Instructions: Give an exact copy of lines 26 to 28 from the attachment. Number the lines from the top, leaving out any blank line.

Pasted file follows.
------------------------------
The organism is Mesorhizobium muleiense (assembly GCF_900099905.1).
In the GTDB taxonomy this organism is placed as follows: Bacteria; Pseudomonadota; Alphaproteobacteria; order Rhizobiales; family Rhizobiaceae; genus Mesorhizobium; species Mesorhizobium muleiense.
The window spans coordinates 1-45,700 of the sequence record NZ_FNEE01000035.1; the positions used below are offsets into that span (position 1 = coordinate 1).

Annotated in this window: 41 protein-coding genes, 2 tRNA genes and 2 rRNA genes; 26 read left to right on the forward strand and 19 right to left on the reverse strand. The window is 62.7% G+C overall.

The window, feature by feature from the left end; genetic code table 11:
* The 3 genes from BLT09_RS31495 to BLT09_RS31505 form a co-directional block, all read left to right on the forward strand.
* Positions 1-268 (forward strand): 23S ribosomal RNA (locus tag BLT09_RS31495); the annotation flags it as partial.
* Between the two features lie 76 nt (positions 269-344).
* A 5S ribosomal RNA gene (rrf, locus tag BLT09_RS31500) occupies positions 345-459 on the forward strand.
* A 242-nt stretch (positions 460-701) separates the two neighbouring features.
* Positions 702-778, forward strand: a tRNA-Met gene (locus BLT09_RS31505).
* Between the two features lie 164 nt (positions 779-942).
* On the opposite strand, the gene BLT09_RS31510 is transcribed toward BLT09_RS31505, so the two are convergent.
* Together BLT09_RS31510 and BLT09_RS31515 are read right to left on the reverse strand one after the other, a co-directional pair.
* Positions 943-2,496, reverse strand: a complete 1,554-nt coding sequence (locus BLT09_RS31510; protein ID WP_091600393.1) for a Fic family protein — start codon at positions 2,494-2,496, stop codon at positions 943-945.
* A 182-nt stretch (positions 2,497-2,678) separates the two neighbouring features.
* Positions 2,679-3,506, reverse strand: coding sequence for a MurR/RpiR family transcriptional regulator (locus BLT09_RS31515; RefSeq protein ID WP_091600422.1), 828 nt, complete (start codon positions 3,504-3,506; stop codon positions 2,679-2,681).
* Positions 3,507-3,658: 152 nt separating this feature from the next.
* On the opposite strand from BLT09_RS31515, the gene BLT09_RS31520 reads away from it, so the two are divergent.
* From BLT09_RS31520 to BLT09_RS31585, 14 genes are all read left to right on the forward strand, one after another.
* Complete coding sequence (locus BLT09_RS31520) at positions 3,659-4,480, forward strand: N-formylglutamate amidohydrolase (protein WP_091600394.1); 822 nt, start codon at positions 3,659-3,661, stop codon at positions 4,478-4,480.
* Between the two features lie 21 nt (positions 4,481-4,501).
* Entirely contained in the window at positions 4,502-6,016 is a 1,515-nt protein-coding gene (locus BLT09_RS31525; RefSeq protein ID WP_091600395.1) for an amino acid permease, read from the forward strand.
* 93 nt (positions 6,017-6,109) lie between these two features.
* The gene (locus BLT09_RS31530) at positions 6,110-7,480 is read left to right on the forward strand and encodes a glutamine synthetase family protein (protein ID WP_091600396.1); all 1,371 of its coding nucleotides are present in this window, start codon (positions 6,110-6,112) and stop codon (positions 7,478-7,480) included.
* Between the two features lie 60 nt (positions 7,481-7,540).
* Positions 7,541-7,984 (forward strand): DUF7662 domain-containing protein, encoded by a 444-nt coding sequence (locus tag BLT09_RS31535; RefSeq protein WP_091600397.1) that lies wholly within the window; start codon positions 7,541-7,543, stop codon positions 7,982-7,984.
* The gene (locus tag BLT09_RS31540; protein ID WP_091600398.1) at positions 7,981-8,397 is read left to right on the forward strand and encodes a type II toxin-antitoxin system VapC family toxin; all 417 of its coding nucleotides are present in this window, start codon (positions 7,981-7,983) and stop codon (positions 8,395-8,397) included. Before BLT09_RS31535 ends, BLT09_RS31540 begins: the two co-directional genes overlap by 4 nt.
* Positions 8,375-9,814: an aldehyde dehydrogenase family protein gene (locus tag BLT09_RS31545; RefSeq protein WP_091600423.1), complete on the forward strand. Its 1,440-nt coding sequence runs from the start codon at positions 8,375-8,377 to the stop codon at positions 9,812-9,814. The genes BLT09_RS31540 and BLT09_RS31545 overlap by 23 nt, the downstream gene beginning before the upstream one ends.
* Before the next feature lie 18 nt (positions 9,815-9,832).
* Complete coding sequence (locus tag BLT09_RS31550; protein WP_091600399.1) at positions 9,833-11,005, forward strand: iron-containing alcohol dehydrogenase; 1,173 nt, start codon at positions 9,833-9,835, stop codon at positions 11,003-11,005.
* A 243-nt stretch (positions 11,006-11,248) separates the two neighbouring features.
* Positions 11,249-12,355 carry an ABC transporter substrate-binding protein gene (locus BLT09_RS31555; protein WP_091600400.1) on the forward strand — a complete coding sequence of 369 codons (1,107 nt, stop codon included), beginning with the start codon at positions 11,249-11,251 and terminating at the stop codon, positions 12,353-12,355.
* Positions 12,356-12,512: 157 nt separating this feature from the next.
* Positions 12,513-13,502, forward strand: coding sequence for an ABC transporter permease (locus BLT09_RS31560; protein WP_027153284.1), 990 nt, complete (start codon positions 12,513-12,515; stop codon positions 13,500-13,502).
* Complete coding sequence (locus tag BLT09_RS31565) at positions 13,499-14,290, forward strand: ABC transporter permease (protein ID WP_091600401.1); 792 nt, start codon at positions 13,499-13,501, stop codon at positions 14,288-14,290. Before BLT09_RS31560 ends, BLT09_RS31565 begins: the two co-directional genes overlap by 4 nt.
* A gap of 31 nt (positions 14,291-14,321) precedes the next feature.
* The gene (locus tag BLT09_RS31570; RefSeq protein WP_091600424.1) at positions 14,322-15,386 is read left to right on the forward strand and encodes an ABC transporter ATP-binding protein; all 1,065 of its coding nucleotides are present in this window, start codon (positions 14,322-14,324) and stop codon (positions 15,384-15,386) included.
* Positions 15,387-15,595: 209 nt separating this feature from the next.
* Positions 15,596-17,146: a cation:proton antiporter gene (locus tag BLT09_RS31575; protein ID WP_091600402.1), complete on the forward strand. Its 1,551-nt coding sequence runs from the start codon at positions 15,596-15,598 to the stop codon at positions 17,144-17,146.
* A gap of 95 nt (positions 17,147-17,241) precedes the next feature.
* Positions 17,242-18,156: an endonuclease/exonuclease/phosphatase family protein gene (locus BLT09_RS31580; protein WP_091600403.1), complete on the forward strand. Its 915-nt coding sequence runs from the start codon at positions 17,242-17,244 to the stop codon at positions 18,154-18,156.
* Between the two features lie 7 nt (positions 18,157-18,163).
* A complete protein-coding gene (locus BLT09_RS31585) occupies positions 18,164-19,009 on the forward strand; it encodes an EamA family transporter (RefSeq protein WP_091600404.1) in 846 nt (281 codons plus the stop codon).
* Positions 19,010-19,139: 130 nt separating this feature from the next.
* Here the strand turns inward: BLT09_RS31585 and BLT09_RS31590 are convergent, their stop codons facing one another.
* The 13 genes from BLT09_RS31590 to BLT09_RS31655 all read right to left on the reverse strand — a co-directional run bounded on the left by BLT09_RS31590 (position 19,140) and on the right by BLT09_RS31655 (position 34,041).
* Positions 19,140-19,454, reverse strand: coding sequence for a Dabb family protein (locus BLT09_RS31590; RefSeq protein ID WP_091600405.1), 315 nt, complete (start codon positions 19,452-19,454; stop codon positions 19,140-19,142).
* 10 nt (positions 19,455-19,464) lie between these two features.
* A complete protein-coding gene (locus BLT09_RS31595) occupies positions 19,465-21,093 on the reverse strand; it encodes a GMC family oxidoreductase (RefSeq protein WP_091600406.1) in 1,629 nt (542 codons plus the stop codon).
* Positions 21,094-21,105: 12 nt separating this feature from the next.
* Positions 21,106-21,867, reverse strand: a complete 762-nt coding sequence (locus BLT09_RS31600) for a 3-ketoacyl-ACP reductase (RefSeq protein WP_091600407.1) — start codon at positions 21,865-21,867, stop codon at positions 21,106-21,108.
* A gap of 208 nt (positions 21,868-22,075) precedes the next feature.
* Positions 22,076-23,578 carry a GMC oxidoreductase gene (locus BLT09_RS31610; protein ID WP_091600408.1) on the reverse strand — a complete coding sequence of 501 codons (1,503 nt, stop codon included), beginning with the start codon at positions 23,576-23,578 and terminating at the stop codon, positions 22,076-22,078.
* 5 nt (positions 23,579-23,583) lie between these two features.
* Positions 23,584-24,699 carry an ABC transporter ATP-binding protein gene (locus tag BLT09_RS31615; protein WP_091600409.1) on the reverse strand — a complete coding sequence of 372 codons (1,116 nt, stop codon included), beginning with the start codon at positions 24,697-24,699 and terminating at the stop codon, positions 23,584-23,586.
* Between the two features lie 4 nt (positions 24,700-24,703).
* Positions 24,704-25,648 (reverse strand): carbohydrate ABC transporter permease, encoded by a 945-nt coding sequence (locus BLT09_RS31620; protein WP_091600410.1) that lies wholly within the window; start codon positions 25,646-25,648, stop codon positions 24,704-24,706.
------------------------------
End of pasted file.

* Between the two features lie 60 nt (positions 7,481-7,540).
* Positions 7,541-7,984 (forward strand): DUF7662 domain-containing protein, encoded by a 444-nt coding sequence (locus tag BLT09_RS31535; RefSeq protein WP_091600397.1) that lies wholly within the window; start codon positions 7,541-7,543, stop codon positions 7,982-7,984.
* The gene (locus tag BLT09_RS31540; protein ID WP_091600398.1) at positions 7,981-8,397 is read left to right on the forward strand and encodes a type II toxin-antitoxin system VapC family toxin; all 417 of its coding nucleotides are present in this window, start codon (positions 7,981-7,983) and stop codon (positions 8,395-8,397) included. Before BLT09_RS31535 ends, BLT09_RS31540 begins: the two co-directional genes overlap by 4 nt.